• - You should hire a qualified contractor to fix the radon problem in your home. You can find a qualified contractor by visiting


    Electrical Safety Tips:

    • - If your home is over 40 years old consider having an electrical inspection.
    • - Never place electric cords under rugs or bedding. Heat and or sparks from cords can cause fire.
    • - Check for overloaded extension cords. Usage should not exceed the recommended wattage.
    • - Cover unused outlets to prevent children from sticking a finger in a socket and getting shocked.
    • - All major appliances should be grounded. Be sure to check your grounded fault circuit interrupters regularly.
    • - Look for the UL mark appearing on products to ensure they have been tested, verified and inspected for safety by Underwriters Laboratories.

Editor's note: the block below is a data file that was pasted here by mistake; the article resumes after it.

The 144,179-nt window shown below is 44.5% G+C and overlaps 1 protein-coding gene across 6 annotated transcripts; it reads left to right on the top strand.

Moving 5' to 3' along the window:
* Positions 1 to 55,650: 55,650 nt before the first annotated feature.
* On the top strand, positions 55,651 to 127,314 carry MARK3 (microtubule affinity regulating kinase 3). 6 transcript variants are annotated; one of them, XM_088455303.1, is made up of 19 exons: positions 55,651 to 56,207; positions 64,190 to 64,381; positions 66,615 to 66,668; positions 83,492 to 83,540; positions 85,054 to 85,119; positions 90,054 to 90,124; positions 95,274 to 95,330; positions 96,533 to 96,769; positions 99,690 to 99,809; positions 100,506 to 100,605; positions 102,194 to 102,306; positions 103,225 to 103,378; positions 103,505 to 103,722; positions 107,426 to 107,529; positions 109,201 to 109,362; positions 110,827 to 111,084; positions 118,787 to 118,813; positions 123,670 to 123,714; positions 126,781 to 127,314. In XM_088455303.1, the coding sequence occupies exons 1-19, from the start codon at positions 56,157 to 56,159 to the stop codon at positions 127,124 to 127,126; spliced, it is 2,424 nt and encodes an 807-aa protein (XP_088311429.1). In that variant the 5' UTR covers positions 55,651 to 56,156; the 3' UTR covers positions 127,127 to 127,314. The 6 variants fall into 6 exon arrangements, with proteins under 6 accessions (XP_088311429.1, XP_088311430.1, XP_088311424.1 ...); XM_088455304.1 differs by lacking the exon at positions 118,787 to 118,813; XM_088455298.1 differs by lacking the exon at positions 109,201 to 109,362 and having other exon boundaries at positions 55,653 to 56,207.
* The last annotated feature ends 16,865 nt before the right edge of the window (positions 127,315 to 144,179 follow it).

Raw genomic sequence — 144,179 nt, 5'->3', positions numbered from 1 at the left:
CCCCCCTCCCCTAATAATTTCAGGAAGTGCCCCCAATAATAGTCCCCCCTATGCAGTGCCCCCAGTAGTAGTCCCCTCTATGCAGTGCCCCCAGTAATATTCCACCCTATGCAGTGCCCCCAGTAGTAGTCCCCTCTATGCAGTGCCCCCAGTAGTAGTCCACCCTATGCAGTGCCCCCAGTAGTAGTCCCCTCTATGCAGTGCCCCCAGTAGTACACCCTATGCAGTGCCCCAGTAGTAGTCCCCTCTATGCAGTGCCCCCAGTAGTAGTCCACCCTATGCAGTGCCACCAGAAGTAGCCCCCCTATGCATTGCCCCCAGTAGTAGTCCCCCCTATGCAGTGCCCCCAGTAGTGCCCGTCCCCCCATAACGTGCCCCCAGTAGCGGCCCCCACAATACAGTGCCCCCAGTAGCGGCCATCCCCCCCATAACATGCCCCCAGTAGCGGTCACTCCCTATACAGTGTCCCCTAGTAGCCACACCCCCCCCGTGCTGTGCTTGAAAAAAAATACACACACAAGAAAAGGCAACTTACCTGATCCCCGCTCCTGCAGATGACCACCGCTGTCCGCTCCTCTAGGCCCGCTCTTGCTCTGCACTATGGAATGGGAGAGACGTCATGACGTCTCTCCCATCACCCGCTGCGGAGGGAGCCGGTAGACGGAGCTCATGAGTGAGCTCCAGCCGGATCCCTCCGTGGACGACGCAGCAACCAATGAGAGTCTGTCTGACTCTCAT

• - Check electrical cords for signs of wear, replace frayed or cracked cords to prevent shocks and fires.
    • - Fix electrical problems right away. If you see fuses blowing often, circuit breakers tripping, or switches getting hot then you should call an electrician to inspect.
    • - When using a 3-prong cord, use it as intended. The third prong is there to ground the appliance and prevent electrical shock.
    • - Don't overhaul outlets. Only plug in an appropriate amount of items for each outlet or room.
    • - All outlets near water should be GFCI (Ground Fault Circuit Interrupter) protected.